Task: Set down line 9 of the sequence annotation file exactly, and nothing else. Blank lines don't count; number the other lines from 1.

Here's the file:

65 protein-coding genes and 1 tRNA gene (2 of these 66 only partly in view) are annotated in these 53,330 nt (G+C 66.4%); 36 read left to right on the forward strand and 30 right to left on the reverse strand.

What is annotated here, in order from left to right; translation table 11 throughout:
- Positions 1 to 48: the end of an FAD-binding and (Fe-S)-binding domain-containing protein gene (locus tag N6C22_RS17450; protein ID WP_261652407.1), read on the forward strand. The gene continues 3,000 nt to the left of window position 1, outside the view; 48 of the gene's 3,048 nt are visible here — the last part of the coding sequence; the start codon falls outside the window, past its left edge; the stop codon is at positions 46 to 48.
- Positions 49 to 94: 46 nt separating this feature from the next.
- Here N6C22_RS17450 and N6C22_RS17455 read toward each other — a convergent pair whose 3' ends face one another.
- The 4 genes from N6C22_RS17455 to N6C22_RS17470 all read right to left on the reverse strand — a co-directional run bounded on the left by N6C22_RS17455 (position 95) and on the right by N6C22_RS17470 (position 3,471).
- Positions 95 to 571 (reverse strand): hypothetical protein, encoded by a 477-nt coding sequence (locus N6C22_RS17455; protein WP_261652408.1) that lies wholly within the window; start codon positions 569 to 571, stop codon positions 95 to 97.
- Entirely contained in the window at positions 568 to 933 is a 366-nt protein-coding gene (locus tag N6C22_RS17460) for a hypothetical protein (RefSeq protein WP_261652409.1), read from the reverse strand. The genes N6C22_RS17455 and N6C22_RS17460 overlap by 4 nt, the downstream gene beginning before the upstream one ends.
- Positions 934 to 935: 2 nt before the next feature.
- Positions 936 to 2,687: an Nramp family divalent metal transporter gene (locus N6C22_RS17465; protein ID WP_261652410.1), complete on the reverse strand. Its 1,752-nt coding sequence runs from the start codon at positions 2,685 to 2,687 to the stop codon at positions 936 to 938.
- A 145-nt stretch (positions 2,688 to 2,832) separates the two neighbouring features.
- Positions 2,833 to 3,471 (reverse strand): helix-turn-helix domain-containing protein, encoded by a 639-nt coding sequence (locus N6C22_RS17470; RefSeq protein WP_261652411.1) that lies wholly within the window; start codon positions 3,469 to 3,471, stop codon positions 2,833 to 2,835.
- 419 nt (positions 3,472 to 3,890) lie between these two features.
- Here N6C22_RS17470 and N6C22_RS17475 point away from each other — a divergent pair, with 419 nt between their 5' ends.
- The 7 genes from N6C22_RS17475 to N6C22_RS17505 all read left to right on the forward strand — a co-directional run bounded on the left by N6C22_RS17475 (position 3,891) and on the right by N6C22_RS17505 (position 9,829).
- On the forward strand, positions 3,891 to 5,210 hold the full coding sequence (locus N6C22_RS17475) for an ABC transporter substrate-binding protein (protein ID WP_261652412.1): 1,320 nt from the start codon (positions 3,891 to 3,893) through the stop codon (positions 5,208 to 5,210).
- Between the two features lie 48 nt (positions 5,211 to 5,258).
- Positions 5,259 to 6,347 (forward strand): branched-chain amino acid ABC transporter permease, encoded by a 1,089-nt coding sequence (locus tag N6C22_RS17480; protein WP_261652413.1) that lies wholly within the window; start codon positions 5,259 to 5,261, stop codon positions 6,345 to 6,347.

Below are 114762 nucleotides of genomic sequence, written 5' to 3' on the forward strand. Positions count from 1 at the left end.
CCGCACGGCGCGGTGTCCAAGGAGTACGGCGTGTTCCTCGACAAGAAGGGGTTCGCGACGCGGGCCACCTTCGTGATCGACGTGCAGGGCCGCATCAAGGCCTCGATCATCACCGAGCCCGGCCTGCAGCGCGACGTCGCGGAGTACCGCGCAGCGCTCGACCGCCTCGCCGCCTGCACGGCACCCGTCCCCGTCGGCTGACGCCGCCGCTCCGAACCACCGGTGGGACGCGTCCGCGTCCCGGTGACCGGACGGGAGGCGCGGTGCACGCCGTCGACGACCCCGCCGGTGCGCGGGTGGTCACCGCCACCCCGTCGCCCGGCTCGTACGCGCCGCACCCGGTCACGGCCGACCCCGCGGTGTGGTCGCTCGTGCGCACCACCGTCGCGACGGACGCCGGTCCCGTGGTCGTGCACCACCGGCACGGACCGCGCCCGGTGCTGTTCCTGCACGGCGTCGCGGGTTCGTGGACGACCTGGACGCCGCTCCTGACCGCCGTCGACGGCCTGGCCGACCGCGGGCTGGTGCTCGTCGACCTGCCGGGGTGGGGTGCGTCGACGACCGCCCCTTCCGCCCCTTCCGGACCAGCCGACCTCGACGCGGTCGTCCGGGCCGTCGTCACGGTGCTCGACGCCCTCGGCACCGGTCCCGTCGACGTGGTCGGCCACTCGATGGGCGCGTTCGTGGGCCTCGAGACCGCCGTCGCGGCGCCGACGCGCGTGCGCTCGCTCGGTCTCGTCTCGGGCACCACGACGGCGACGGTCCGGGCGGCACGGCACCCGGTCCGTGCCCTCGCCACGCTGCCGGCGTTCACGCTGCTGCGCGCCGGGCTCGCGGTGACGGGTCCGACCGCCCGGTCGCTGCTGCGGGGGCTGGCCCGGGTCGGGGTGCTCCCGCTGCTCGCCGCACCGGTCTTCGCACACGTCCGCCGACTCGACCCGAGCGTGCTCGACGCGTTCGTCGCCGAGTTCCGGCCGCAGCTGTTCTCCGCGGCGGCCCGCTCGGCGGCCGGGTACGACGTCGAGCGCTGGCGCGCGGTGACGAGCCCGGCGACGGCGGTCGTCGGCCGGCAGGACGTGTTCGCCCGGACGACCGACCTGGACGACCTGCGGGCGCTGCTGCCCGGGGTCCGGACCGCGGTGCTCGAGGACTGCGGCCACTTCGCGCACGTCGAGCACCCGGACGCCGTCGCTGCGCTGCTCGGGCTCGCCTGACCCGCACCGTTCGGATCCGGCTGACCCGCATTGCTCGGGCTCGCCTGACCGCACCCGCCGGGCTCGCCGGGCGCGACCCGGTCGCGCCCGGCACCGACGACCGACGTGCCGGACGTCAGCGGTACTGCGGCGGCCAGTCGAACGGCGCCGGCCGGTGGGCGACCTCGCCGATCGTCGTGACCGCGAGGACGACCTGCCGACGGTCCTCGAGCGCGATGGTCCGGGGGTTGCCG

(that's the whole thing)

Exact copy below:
- Positions 934 to 935: 2 nt before the next feature.